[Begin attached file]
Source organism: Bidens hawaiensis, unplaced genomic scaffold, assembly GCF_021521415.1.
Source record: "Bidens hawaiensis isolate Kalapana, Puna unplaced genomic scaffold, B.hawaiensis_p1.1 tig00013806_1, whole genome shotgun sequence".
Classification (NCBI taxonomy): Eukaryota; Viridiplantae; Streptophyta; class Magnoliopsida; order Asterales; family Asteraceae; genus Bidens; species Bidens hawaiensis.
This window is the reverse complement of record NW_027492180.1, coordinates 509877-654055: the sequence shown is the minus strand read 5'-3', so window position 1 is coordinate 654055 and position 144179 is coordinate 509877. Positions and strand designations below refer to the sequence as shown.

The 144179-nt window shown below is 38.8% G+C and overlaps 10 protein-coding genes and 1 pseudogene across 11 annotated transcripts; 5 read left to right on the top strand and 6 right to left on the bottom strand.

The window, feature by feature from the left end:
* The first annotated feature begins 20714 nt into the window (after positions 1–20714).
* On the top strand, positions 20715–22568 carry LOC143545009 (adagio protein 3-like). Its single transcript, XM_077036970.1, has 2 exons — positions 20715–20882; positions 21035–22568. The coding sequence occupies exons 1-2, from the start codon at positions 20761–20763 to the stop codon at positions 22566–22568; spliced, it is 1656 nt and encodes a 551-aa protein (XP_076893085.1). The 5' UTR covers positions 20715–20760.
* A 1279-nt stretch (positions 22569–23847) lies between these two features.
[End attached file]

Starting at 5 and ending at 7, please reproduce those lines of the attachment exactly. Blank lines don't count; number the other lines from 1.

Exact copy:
The 144179-nt window shown below is 38.8% G+C and overlaps 10 protein-coding genes and 1 pseudogene across 11 annotated transcripts; 5 read left to right on the top strand and 6 right to left on the bottom strand.

The window, feature by feature from the left end:
* The first annotated feature begins 20714 nt into the window (after positions 1–20714).